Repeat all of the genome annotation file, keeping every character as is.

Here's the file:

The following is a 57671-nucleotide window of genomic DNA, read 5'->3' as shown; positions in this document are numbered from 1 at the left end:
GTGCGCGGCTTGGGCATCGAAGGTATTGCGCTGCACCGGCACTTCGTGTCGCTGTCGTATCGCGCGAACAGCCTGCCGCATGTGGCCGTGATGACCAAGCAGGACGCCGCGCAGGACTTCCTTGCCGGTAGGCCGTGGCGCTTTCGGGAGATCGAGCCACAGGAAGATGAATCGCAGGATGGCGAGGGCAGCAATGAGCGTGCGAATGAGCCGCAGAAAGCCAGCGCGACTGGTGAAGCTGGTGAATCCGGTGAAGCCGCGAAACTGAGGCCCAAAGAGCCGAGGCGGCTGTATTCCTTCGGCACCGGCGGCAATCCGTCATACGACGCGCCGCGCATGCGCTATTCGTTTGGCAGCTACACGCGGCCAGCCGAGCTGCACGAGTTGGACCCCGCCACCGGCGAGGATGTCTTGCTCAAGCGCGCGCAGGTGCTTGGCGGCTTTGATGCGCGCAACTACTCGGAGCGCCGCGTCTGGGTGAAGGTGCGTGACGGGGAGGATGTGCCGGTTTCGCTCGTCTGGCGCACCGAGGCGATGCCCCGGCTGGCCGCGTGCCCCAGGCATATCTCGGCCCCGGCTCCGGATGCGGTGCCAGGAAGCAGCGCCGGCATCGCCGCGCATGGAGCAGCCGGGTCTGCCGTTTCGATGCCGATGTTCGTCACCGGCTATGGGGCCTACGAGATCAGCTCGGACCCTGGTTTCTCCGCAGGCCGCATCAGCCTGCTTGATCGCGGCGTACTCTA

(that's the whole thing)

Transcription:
The following is a 57671-nucleotide window of genomic DNA, read 5'->3' as shown; positions in this document are numbered from 1 at the left end:
GTGCGCGGCTTGGGCATCGAAGGTATTGCGCTGCACCGGCACTTCGTGTCGCTGTCGTATCGCGCGAACAGCCTGCCGCATGTGGCCGTGATGACCAAGCAGGACGCCGCGCAGGACTTCCTTGCCGGTAGGCCGTGGCGCTTTCGGGAGATCGAGCCACAGGAAGATGAATCGCAGGATGGCGAGGGCAGCAATGAGCGTGCGAATGAGCCGCAGAAAGCCAGCGCGACTGGTGAAGCTGGTGAATCCGGTGAAGCCGCGAAACTGAGGCCCAAAGAGCCGAGGCGGCTGTATTCCTTCGGCACCGGCGGCAATCCGTCATACGACGCGCCGCGCATGCGCTATTCGTTTGGCAGCTACACGCGGCCAGCCGAGCTGCACGAGTTGGACCCCGCCACCGGCGAGGATGTCTTGCTCAAGCGCGCGCAGGTGCTTGGCGGCTTTGATGCGCGCAACTACTCGGAGCGCCGCGTCTGGGTGAAGGTGCGTGACGGGGAGGATGTGCCGGTTTCGCTCGTCTGGCGCACCGAGGCGATGCCCCGGCTGGCCGCGTGCCCCAGGCATATCTCGGCCCCGGCTCCGGATGCGGTGCCAGGAAGCAGCGCCGGCATCGCCGCGCATGGAGCAGCCGGGTCTGCCGTTTCGATGCCGATGTTCGTCACCGGCTATGGGGCCTACGAGATCAGCTCGGACCCTGGTTTCTCCGCAGGCCGCATCAGCCTGCTTGATCGCGGCGTACTCTA